I want to install programs installed either through an aur helper (use pamac mainly) or manually into /opt.
But a problem arises with certain programs cannot do certain operations (i.e: if flutter needs to delete cache files) as it needs root permission. I want programs the ability to do what they need but I am aware of security risks.
I was thinking setting up:
a root partition mounted / to store the OS
a partition mounted to /home to keep the files separate
a partition mounted on /opt to keep programs manually/aur installed separate by doing this I was hoping this would resolve the permissions issue seeing as it would same partition.
Another reason for multiple partions is so that I could easily swap distros and my programming tools would be intact. Is worth installing into /opt or just install home directory where I can get the permissions I need
Any sort of advice I can get would be helpful I am still very much newbie and learning the file system
Whether it’s the same partition or not has nothing to do with (and does not change) the permissions issue.
Also, whether something goes under /opt or not is up to the packagers of the software. The Filesystem Hierarchy Standard states that /opt is intended for software which is installed in a binary form — i.e. not locally compiled from sources — outside of the scope of the package manager.
An example of this would for instance be if you install something like Firefox or LibreOffice by way of the installing mechanism provided on the websites of their respective developers. Commonly, those will then come as a self-extracting archive — e.g. a .run file — and then they will be installed under /opt instead of under the /usr hierarchy.
Anything installed by way of the distribution’s own package manager will follow what the packager has specified, but will commonly go under /usr, and this includes stuff from the AUR, given that once built and installed, it becomes part of the main system and can be removed again by the system’s package manager — in the case of Manjaro and other Arch-based distributions, this means pacman.
Things that you manually build from source code on the local system — i.e. by way of make — should normally go under /usr/local.
I suspect that your permissions problem would be related to the fact that you are clearly demonstrating a Windows mindset, rather than a UNIX mindset.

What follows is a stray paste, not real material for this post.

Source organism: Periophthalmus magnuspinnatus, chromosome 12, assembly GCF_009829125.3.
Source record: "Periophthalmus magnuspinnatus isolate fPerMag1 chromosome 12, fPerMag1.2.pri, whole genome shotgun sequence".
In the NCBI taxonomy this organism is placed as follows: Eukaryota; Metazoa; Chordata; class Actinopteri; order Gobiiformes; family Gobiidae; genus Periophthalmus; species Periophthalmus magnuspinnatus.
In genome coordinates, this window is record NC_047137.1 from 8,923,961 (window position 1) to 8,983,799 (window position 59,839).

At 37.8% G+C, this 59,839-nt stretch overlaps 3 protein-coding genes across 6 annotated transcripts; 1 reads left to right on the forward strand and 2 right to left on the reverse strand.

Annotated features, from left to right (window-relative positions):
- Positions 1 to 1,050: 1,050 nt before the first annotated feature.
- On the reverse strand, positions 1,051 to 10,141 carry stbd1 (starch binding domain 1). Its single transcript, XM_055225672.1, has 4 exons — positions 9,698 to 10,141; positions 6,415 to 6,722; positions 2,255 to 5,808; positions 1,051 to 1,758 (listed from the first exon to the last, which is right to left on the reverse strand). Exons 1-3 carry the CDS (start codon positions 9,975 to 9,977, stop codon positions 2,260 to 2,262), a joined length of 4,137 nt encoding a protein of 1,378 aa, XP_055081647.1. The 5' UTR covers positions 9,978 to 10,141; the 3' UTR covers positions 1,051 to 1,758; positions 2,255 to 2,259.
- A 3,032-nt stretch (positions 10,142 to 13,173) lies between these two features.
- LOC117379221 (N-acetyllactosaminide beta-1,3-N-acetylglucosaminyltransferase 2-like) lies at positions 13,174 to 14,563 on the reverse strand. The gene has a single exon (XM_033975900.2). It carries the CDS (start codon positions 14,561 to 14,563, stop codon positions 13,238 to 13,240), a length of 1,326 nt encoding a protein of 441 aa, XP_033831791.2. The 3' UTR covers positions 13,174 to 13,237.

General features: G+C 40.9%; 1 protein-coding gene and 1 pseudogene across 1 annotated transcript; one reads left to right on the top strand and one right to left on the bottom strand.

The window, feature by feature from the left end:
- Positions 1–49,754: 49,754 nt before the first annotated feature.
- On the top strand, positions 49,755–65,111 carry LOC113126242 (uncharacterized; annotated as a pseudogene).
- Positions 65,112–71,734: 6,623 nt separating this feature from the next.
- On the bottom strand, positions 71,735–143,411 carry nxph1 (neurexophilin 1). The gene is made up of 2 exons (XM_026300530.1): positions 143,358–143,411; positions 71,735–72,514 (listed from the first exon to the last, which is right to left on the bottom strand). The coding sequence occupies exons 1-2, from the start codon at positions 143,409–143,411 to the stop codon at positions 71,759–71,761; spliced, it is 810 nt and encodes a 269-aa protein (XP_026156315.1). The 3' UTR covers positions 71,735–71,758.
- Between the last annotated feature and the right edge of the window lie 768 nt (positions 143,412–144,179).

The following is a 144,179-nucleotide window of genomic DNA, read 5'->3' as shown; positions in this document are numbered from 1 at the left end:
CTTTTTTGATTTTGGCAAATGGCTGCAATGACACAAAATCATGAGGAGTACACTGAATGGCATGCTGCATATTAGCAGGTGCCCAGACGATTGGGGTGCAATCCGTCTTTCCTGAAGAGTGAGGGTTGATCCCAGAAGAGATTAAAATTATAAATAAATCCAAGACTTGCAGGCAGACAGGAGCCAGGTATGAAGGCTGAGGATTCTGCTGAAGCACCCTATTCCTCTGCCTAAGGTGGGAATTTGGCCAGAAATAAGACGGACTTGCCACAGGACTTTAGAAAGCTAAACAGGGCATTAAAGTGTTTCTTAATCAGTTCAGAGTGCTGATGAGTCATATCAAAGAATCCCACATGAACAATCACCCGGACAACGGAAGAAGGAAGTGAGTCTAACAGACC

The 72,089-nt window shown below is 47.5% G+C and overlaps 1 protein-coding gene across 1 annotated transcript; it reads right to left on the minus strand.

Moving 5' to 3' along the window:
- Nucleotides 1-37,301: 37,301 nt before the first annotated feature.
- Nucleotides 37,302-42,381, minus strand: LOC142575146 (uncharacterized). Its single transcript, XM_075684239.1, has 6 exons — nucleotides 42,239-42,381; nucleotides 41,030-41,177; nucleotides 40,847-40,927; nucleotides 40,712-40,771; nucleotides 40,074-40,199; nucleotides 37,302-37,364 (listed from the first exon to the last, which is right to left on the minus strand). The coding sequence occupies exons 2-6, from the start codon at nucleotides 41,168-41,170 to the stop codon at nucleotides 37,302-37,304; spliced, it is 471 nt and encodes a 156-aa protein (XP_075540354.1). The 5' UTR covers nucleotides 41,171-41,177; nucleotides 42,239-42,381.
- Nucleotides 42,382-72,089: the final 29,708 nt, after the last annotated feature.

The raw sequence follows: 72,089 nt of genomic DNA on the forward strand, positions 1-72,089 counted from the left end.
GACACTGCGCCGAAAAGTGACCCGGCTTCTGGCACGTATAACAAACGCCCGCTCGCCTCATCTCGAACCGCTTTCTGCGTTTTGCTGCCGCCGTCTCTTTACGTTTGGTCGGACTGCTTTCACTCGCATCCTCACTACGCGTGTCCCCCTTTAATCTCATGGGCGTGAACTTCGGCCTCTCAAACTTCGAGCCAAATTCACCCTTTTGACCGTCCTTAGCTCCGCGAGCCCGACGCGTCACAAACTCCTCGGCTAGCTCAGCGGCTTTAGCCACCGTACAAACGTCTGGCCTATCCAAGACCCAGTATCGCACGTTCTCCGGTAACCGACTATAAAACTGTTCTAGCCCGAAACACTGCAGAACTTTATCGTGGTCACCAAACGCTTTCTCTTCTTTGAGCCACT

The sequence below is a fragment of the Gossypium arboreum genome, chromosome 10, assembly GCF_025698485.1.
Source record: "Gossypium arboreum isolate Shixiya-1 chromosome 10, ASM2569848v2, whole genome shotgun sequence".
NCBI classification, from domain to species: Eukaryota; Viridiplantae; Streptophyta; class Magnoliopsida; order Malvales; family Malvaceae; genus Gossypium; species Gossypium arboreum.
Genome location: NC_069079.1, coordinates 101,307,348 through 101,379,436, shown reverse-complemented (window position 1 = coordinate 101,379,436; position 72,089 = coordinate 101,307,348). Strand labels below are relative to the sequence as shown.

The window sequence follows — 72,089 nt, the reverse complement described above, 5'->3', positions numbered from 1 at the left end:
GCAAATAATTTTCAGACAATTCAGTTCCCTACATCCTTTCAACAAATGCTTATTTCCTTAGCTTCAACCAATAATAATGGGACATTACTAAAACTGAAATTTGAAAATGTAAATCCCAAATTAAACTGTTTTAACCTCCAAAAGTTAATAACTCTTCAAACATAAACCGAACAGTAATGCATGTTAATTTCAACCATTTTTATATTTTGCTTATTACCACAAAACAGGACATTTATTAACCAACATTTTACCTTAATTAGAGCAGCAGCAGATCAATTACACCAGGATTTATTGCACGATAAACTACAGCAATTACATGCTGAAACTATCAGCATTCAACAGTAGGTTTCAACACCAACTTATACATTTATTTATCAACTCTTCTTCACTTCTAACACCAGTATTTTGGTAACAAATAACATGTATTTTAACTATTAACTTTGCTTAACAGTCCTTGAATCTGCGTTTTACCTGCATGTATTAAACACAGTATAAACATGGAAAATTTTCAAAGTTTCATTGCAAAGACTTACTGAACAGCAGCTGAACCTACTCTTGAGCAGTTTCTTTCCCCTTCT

Again, the partitioning layout has nothing to do with the permissions — they will remain the same no matter how many partitions you split off the system onto. However, it used to be common practice in UNIX systems to split off a lot more than /home, in order to…
minimize potential filesystem damage in case of a system crash; and
minimize potential fragmentation and increase security by segregating the shareable and non-shareable data on the one hand, and static and dynamic data on the other hand.
Although nobody here at the forum does things this way anymore, I myself still do. As such, my partitioning scheme is rather complicated by comparison.
I don’t know whether you will be able to deduct the logic from that overview, but /boot/efi, /boot, /usr, /usr/local and /opt are all explicitly static directories during normal system operation — we’re not talking of the update process here.
/srv on my system is semi-static, because among other things, it contains my multimedia storage, and considering that I want that content to be available to all user accounts, I’ve put it under /srv as opposed to under my home directory.
/var is a dynamic and non-shareable filesystem — the term “shareable” mainly pertains to whether the directory can safely be exported over the network. In that context, / and /usr are commonly shareable, because they are often made available for booting diskless nodes.
/ is shareable but semi-static — it is being written to at boot time, and during normal operation, the root account’s history file (/root/.bash_history) is also being written to whenever I use the shell as root, but other than that, it is pretty static.
I could have shared the complete setup - but then, where’s the readers learning process - and I would only put myself in a position where I have to explain my logic instead of the reader creating his/her own logic.